1 Line the base of two ungreased deep round sandwich cake tins with discs of nonstick paper.
Dan step 2: Put the milk in a pan with the flour and whisk well, bringing to the boil. Add chocolate

2 Put the milk in a saucepan with the flour and whisk well while bringing to the boil. Add the chocolate, broken into pieces, and the oil, then stir occasionally as the chocolate melts and the mixture takes on an oily, split appearance.
Dan step 3: Spoon the mix into a mixing bowl, add sugar & vanilla then beat until smooth and glossy.

3 Spoon the mixture into a large mixing bowl, add sugar and vanilla then beat until smooth and glossy.
Dan step 4: Beat in the eggs, two at a time, add the flour and baking powder & stir well til smooth

4 Beat in the eggs, two at a time, then add the flour and baking powder and stir well until smooth.
Dan Step 5: pour choccy into baking tin.

5 Divide the mixture between the tins and bake at 180C/160C fan/350F/gas mark 4 for about 40 minutes until a skewer poked in comes out clean. While the cakes are warm in the tin, wrap them well (I use clingfilm) then leave until cold.
Dan step 6: Take the cakes out of tins. Spoon 2-3 tbsp of kirsch on top. Put cherry mix on top

6 To assemble, take the cakes out of the tins and spoon 2-3 tbsp of kirsch over the top of each if you like. Spread half the cherry mixture over each of the cakes, blob and swirl sweetened whipped cream over one, top with the other cake and spoon more cream over the top. Grate chocolate over to finish.

Cooked fresh cherries combined with cherry jam makes this filling bright and fruit-filled. It keeps well in the fridge for a few days, and doubles as a simple sauce for ice-cream.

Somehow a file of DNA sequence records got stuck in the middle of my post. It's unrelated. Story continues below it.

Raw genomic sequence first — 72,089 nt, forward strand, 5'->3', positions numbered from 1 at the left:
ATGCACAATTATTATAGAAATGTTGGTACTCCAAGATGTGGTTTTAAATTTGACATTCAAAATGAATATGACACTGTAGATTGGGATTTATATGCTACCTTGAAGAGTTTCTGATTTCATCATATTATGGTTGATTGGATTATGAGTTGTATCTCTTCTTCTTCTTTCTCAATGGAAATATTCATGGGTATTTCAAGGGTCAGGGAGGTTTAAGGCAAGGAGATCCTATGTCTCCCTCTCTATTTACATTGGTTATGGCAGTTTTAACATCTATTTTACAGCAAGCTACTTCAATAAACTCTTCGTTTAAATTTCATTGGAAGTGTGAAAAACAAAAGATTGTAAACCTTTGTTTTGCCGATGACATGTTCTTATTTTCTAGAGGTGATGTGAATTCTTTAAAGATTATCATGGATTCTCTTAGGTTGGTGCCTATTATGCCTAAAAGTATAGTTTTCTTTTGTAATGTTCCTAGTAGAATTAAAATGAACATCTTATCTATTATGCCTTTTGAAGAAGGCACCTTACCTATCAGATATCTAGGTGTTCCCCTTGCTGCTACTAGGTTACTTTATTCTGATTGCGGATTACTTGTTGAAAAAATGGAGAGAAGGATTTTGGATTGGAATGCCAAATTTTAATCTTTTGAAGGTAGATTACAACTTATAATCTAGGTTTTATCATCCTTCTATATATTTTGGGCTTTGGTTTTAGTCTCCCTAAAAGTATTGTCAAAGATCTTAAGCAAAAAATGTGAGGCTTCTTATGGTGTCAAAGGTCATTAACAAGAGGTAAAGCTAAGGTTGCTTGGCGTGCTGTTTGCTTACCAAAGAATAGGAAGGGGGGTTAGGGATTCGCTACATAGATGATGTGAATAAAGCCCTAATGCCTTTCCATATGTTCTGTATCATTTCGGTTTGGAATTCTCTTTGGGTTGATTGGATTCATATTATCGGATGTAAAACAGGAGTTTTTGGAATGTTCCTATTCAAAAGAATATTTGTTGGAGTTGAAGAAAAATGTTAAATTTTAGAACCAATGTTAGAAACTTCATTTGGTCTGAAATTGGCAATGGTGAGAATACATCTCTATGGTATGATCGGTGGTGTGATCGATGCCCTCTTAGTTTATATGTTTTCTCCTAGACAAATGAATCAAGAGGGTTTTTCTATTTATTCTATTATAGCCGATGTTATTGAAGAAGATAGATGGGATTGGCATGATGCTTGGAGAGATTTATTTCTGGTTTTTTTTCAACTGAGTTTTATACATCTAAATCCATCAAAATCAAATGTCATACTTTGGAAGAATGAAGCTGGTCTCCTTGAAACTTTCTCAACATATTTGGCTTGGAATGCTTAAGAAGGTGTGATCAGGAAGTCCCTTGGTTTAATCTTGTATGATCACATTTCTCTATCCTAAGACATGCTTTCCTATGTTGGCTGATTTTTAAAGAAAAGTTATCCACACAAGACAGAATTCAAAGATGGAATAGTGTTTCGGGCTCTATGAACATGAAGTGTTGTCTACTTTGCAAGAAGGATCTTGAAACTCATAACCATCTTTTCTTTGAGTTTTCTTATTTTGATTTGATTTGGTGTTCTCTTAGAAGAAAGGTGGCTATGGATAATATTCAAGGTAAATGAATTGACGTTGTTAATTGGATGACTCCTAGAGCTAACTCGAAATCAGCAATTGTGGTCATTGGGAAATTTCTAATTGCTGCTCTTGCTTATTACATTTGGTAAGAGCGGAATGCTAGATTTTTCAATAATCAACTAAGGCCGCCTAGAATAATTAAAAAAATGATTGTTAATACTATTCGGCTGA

400g fresh ripe cherries
Juice of ½ a lemon
100ml cold water
150g cherry jam
2 tsp cornflour

1 Pit and halve the cherries then place in a saucepan with the lemon juice and water. Bring to the boil then simmer for about 10 minutes until the liquid has almost vanished and the cherries are tender.

2 Mix the jam with the cornflour, stir in with the cherries and bring to the boil again. Let the filling cool before using.

Monday, July 6, 2015

How to make pressed chocolate cake

To decorate, dust with icing sugar and cocoa powder, then add crystallised violets and sugar stars. Photograph: Claire Thomson
With three children, the birthday cakes come thick and fast. So far, we've had ballerinas protruding from the tops of panettone, a farmyard with pigs and chocolate fences, a liquorice ladybird, a Smartie-pebbledashed house and a banana and toffee bear. It's my daughter's seventh birthday soon. Like most kids, she loves chocolate (less commonly, she hates icing), and I know she's hoping for something beautiful with flowers. My take on this River Café recipe for a pressed chocolate cake is perfect.

I've reduced the sugar and rather than pressing the cake with a same-sized plate, I like to use a smaller plate so the outskirts of the cake remain high, giving it a lovely raised lip to dust with icing sugar. To decorate, dust the centre with cocoa powder, then add crystallised violets and white sugar stars. Simple, stark and very pretty indeed.